Buffalo mass shooting suspect to be arraigned Thursday on 25 counts, including murder

Peyton Gendron, who was dressed in an orange jumpsuit and shackled at his hands and feet, was asked by the judge if he understood the charges against him and he nodded and said “yes, ma’am.”

Erie County Supreme Court Judge Susan Eagan agreed with county prosecutor John Feroleto and remanded Gendron until his next court date on July 7.

Gendron was charged with 10 counts of first-degree murder, 10 counts of second-degree murder as a hate crime and three counts of attempted murder as a hate crime, according to the indictment made available Thursday. He also faces a domestic terror charge and a weapons charge, the indictment shows.
Authorities allege ample evidence indicates the White teen was motivated by race and that he targeted a supermarket in a predominantly Black community.

An Erie County jury indicted the alleged shooter on one count of domestic act of terrorism motivated by hate in the first degree for killing the 10 individuals “in whole or in substantial part because of the perceived race and / or color of such person or persons regardless of whether that belief or perception was correct, “the indictment reads.

They also indicated Gendron on 10 counts of murder in the second degree as a hate crime, saying he “intentionally committed this act in whole or in substantial part because of a belief or perception regarding the race and / or color of [DECEASED VICTIM]regardless of whether the belief or perception was correct, “it reads.

The grand jury also indicated him on three charges of attempted murder in the second degree as a hate crime, including for the attempted murder of Zaire Goodman, the son of a state senator staffer who was the only Black person shot who did not die.

Gendron was also charged with criminal possession of a weapon, according to court documents.

The teen was placed on suicide watch after his arrest, Erie County Sheriff John Garcia said.

Official: ‘No mistake’ it’s a hate crime

Eleven of the 13 victims at Tops Friendly Markets were Black and two were White, officials said. Among the victims, ranging in age from 20 to 86, were a heroic former police officer who tried to stop the gunman and a long-term substitute teacher and a taxi driver who, according to his nephew, “took pride in helping people.”

More charges could come at the federal level, as authorities are investigating the shooting as both a hate crime and a case of racially motivated violent extremism, said Stephen Belongia, FBI special agent in charge of the Buffalo field office.

Gendron arrived at the market in the middle of the afternoon on May 14, “very heavily armed” and wearing a tactical gear, Buffalo Police Commissioner Joseph Gramaglia said. He also had a camera and livestreamed his rampage, the commissioner said.

He allegedly opened fire in the store parking lot, shooting four people, before entering the store where he was killed the former policeman, who was working as a security guard, Gramaglia said. Gendron then shot eight more people inside the store before surrendering to police, the commissioner alleged.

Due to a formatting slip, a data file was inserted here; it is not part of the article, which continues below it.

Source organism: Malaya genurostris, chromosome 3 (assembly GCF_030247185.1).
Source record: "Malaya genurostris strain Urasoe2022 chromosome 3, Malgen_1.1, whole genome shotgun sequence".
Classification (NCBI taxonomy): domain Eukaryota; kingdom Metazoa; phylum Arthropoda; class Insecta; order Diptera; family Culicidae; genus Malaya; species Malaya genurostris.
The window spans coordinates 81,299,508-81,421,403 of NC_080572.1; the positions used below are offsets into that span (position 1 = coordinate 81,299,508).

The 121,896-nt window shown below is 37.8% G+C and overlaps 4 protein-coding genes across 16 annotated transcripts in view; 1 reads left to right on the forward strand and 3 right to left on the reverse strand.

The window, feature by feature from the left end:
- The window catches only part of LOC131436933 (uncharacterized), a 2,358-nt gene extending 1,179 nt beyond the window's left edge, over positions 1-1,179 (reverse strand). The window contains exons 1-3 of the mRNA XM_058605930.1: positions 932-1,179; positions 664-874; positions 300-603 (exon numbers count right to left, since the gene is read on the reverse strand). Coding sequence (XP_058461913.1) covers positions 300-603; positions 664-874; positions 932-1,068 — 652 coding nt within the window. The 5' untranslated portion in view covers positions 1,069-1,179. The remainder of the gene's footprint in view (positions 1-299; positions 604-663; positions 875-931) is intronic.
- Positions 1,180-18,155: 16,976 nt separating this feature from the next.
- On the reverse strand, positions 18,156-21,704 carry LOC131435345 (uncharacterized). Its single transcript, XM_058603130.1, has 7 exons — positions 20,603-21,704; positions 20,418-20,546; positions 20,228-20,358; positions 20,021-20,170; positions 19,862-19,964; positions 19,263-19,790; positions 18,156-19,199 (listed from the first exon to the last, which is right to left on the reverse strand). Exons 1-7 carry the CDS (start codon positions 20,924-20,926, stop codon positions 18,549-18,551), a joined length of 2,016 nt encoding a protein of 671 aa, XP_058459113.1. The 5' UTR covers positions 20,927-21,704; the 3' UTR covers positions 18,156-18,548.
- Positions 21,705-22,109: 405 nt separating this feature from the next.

During his arrest, the suspect made disturbing statements describing his motive and state of mind, including an acknowledgment he was targeting the Black community, according to an official familiar with the investigation.

“The evidence that we have uncovered so far makes no mistake that this is an absolute racist hate crime,” Gramaglia said. “This is someone who has hate in their heart, soul and mind.”

Garcia described the shooting as “pure evil,” adding that it was a “straight-up racially motivated hate crime.”

Documents indicate premeditation

In a 180-page document purportedly written by the suspect and posted online before the shooting, the author describes himself as a fascist, White supremacist and anti-Semite and writes that White Americans are being “replaced” by people of other races.
The document, which CNN has obtained, also provides minute-by-minute details of the alleged deadly plan, including a color-coded map of the store and the equipment and clothing he planned to use – from military-style body armor down to his brand of underwear. It also lays out how the author intends to “shoot all black people.”
The suspect visited the store in March and again the day before the shooting to gather information about the location, officials said.

Further investigation revealed Gendron made a “generalized threat” while attending Susquehanna Valley Central High School last year, and state police visited him after he did a school project on murder-suicides, officials said.

“The state police arrived at his house at that point last year,” Garcia said. “He stayed at a facility – I’m not sure if it was a hospital or a mental health facility – for a day and a half.”

The suspect planned to continue his shooting rampage beyond the supermarket, Gramaglia said, adding there was documentation indicating he allegedly planned to target “another large superstore.”

In social media posts, Gendron wrote that online research led him to target the 14208 zip code because it has a higher Black population than other locations he was considering.

He also says he pondered attacking a church or an elementary school but chose the supermarket because of how many people frequent grocery stores. He used Google’s popular times feature for Tops Friendly Market in determining the busiest time of day to attack the store, the posts show.

CNN’s David Lopez, Eliott C. McLaughlin, Christina Maxouris, Amir Vera, Chuck Johnston and Shimon Prokupecz contributed to this report.

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